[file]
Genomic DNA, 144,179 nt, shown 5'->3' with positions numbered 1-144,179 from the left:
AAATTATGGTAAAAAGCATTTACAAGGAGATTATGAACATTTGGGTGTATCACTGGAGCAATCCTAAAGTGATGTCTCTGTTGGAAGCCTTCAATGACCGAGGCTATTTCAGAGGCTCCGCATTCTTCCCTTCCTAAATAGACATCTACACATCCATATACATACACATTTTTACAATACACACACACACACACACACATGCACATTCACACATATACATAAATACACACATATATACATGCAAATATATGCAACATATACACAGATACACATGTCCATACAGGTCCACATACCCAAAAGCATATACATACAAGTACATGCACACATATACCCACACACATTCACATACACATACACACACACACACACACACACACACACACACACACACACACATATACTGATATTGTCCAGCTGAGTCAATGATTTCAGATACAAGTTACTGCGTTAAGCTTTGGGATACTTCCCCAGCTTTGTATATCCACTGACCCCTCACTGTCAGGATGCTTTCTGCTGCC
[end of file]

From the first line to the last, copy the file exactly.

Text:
Genomic DNA, 144,179 nt, shown 5'->3' with positions numbered 1-144,179 from the left:
AAATTATGGTAAAAAGCATTTACAAGGAGATTATGAACATTTGGGTGTATCACTGGAGCAATCCTAAAGTGATGTCTCTGTTGGAAGCCTTCAATGACCGAGGCTATTTCAGAGGCTCCGCATTCTTCCCTTCCTAAATAGACATCTACACATCCATATACATACACATTTTTACAATACACACACACACACACACACATGCACATTCACACATATACATAAATACACACATATATACATGCAAATATATGCAACATATACACAGATACACATGTCCATACAGGTCCACATACCCAAAAGCATATACATACAAGTACATGCACACATATACCCACACACATTCACATACACATACACACACACACACACACACACACACACACACACACACACACATATACTGATATTGTCCAGCTGAGTCAATGATTTCAGATACAAGTTACTGCGTTAAGCTTTGGGATACTTCCCCAGCTTTGTATATCCACTGACCCCTCACTGTCAGGATGCTTTCTGCTGCC